Held by the Supreme Court (O’Donnell J) that while the High Court was, at least as a matter of orthodox statutory interpretation, correct in its construction of s. 17 of the CLA, it was, nevertheless, wrong to conclude that the only possible outcome of the application of ss. 17 and 35(1)(h) of the Act was an apportionment of liability of 100% against Defender. O’Donnell J also concluded that neither s. 16 nor s. 21 had, properly construed, provided a basis for dismissing the damages claim in limine. Accordingly, O’Donnell J held that the order of the High Court must be set aside.

O’Donnell J held that would allow Defender’s appeal against the order of the High Court.

Appeal allowed.

Judgment of Mr Justice Charleton , delivered on the 3rd of July 2020

In concurring with the judgment of O'Donnell J on the outcome of this appeal, since there will now be a full trial, rather than a preliminary issue, some further comment may be appropriate on the management of that trial.

Crime and tort

What the trial judge concerned himself with was the issue of whether a settlement of liability with the trustee in bankruptcy of the Bernie Madoff financial entities in New York, consequent upon his gigantic and decades-long fraud, meant that the plaintiff was to be identified with a co-tortfeasor defendant so completely as to relieve all other defendants of all possibility of any finding of liability. In so deciding, the trial judge was attracted to the notion that a crime always trumps a tort: that since Bernie Madoff had erected a voracious but superficially attractive Ponzi scheme, deceiving new investors on the basis of false past returns funded by the continual agglomeration of new money, his liability was to be assumed by the plaintiff and as what he had done was a series of crimes, that those offences outstripped even the grossest negligence, should there be any negligence at all, of any of the defendants. That approach was wrong. Crime does not remove or somehow trump tortious liability. What the Civil Liability Act 1961 is about is sharing and finding equitable apportionment for fault where more than one person has contributed to the wrong suffered by the plaintiff or where a plaintiff has contributed to the occurrence of that wrong.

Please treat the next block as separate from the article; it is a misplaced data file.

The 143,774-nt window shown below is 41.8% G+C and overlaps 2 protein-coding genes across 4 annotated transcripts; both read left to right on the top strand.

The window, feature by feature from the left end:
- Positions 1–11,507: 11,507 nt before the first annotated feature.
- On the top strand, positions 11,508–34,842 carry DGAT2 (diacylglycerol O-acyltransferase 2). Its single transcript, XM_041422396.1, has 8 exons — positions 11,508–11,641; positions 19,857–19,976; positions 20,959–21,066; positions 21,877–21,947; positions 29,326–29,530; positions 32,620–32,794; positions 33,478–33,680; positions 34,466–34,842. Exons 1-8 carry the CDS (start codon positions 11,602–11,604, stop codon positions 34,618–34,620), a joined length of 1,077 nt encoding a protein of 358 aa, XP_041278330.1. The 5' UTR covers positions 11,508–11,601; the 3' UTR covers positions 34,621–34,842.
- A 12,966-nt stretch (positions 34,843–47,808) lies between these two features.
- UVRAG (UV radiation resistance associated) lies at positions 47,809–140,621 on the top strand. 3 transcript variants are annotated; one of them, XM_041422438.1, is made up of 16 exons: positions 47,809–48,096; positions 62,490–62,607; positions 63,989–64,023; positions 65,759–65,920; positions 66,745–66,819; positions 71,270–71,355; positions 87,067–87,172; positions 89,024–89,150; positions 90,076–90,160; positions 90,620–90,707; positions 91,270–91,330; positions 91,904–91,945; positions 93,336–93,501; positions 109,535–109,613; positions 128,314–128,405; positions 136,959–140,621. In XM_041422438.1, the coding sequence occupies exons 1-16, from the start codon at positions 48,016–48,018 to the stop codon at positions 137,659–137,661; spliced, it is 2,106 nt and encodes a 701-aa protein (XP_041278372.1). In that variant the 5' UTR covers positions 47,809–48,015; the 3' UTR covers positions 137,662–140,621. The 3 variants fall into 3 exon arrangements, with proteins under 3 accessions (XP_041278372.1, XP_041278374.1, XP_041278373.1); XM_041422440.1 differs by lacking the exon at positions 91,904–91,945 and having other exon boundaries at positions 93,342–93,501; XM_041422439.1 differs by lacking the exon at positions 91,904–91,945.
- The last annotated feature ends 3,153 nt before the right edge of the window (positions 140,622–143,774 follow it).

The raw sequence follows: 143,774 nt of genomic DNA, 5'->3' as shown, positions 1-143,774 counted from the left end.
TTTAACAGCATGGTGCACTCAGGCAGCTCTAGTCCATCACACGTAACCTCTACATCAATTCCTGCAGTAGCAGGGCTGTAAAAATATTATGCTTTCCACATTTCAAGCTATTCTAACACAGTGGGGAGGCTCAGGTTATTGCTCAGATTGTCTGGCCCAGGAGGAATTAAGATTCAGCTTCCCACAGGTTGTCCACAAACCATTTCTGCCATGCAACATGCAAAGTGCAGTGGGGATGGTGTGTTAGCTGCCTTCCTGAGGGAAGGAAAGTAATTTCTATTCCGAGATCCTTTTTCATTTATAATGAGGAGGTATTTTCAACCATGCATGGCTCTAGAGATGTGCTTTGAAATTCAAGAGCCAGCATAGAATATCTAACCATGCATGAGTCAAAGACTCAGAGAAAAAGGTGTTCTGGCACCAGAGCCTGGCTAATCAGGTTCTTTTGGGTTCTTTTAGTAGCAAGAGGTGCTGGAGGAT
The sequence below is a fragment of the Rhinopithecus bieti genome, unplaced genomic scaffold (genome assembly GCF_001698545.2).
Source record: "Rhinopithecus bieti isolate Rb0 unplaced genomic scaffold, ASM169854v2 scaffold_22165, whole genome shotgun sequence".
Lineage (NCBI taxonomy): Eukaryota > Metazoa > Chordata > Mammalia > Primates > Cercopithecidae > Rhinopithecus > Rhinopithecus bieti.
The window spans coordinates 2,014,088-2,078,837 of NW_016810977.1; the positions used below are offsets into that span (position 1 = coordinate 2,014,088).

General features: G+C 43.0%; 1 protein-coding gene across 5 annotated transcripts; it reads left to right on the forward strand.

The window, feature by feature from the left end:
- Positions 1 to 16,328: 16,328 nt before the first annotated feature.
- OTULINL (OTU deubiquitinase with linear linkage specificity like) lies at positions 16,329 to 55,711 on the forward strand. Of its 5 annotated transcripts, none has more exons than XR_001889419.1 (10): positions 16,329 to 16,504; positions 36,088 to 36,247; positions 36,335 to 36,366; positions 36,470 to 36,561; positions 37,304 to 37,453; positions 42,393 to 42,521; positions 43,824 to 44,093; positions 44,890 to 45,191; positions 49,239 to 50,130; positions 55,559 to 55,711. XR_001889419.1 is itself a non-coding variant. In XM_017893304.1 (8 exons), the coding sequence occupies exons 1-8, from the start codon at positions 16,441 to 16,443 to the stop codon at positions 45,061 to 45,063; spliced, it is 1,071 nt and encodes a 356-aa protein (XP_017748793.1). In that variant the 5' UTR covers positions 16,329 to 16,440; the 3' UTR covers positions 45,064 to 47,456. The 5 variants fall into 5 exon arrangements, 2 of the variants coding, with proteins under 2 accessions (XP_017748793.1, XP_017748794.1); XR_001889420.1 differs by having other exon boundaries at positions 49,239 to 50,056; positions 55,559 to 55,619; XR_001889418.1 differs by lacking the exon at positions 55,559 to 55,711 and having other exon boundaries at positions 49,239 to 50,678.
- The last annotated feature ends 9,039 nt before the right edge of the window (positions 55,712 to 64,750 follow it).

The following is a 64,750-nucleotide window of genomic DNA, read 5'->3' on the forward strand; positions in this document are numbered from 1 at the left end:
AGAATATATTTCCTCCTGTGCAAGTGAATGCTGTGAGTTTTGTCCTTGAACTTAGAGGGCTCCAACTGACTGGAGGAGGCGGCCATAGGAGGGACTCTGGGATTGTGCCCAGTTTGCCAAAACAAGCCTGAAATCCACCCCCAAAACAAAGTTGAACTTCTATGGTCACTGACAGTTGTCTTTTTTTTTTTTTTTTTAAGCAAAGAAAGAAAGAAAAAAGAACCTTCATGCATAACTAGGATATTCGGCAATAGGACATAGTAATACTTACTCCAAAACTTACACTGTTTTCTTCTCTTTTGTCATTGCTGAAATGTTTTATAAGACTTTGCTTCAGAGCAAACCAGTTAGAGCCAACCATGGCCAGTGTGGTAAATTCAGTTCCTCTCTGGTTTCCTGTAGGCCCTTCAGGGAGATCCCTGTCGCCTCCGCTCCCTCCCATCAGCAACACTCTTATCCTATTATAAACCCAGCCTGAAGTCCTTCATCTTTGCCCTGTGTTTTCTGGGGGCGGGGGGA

Assault is a crime and a tort, as is false imprisonment, as are various forms of trespass to property and detinue. Fraud describes various tortious wrongs and also crimes prohibited under the Theft and Fraud Offences Act 2001. If a relative is killed, where the intention of the killer was to cause death or serious injury that is murder but even a conviction does not preclude recovery of compensation for grief and for the loss of the financial support of that person which is recoverable under Part IV of the 1961 Act. Moreover, even in homicide there may be contributors to the ultimate tortious wrong, that a dependant of the victim is deprived of support and is bereaved. A person supplying a knife to an assailant may be reckless that death or serious injury results, but the killer may intend that. Hence, there are two wrongdoers, one guilty of manslaughter and one of homicide. What about gross negligence manslaughter? This is a crime and it is also a particularly clear form of the tort of negligence. If a car is badly repaired and crashes, the contribution of the garage to the wrong may be so serious that if someone is killed that liability for manslaughter is involved but so too there may be fault in the driver that can be part of the overall wrong or be, in terms of driving, so overwhelmingly bad as to displace that liability in crime. Or it can be in tort that both driver and garage share liability. Crime has nothing to do with one form of wrong being more important than another from the point of view of civil liability and degrees of fault. The 1961 Act, as the separate judgment of O'Donnell J demonstrates, is concerned with contribution to an overall wrong to a plaintiff, should any such wrong be proven, and not in classifying wrongs in a cascade from murder to manslaughter to gross negligence to negligence to breach of statutory duty to breach of contract.